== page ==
This essay analyzes the assumption often expressed or implied in feminist scholarship that the talk show is a feminine and even feminist genre. Tracing the origins of this trend to feminist television criticism's early focus on women's genres, the author argues that a preoccupation with feminity and feminism obscures the intersectionality and hybridity of the genre, as talk shows' obsessive thematization of race-, class-, and sexuality-based marginality is for more central to their composition and reception than gender.
Keywords feminist television criticism, hybridity, intersectionality, talk shows
Feminist media criticism is, at heart, an analysis of the relationship between women's lived experience and the cultural representation of that experience. As the field of feminist television studies developed, it looked to women's genres as a first site of analysis, drawing connections between the contours of women's experience under patriarchy and the contours of programming directed at women. Feminist scholars have played a key role in the development of talk show criticism and have often imported this approach, despite its poor fit with the genre. From the earliest talk show scholarship to the most recent, there is an odd but stubbornly persistent pattern of highly gendered analyses that either argue the genre is feminist or that focus exclusively (and without much justification) on its relationship to a presumed feminine audience. Problematic, here, is that the connection to feminism and femininity seems wholly unsupported by the tens of thousands of talk show episodes that have circulated throughout this period of scholarship.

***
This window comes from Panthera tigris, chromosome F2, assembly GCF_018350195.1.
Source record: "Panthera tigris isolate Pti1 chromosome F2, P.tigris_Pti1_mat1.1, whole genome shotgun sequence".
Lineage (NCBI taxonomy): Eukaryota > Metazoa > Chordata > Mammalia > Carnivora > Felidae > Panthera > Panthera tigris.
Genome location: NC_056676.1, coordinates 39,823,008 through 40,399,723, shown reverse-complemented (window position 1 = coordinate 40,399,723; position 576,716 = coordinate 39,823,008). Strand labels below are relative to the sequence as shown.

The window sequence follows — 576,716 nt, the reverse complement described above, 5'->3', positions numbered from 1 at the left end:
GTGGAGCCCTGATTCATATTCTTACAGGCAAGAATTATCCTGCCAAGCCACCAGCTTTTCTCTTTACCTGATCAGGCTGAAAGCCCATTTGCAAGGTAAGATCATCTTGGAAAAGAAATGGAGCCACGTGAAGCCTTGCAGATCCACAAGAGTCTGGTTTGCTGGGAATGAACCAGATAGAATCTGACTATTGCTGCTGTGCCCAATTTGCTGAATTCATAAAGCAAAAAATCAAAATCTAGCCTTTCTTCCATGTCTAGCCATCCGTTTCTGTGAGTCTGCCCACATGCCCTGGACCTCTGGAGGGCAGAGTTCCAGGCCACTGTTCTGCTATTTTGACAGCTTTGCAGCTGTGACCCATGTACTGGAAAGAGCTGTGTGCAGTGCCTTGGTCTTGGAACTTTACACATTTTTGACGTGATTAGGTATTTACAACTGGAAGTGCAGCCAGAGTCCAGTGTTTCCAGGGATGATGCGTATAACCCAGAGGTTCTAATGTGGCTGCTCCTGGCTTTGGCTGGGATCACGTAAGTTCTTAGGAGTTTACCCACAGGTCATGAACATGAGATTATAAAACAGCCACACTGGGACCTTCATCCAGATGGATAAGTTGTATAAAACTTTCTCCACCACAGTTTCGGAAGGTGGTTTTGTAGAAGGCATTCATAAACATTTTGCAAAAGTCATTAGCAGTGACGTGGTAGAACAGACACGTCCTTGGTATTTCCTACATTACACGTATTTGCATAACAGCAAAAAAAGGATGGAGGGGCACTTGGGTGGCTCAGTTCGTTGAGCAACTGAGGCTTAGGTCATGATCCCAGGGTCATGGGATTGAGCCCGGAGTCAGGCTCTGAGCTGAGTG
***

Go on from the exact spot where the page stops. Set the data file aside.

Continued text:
As a form of intervention, this article attempts to explain why this intense focus on feminism and the feminine began, why it has continued to be so prevalent, what other knowledge about talk shows it obscures, and how talk shows can best be understood. My analysis proceeds by first reviewing early feminist scholarship on talk shows, contextualizing its relationship to the development of feminist television criticism as a whole. I then provide a rebuttal (through a variety of counterexamples) to the idea that talk shows are structured in feminine or feminist ways. Finally, I demonstrate, through a consideration of queerness on talk shows, that intersectionality is a far more productive approach to understanding the genre.
Stepping away from an overemphasis on femininity opens up new ways of understanding the talk show's cultural meanings, both in its content and its form. In terms of content, I argue that the primary thematic focus of talk shows is not gender but, rather, marginality stemming from nonconformity in race, class, and sexuality. In terms of form I argue that the hybrid structure of the talk show and its heavy reliance on performativity offer an implicit critique of the assumption that television genres necessarily have an overarching spectatorial framing to their narrative structures and, therefore, unitary, coherent political meanings. Taken in tandem, these two alternative approaches to the talk show suggest that the focus on femininity and women's genres in earlier stages of feminist media criticism rarely works well with contemporary television genres. Debates over the relationship of "feminine" and "feminist," the proper subject of feminist media studies, and how feminist critics should analyze feminine genres and the female subjects who consume them were all central to the development of feminist media studies in the 1980s and 1990s, as Charlotte Brunsdon noted in 1993 ("Identity in Television Criticism"). Yet, I would argue, that while the field has in some respects moved beyond this initial (and understandable) preoccupation with gender (and femininity in particular), it does persist, often implicitly, just beneath the surface of many feminist television studies. This is at least true in the case of television talk shows, a rich genre that is generating a growing body of scholarship. …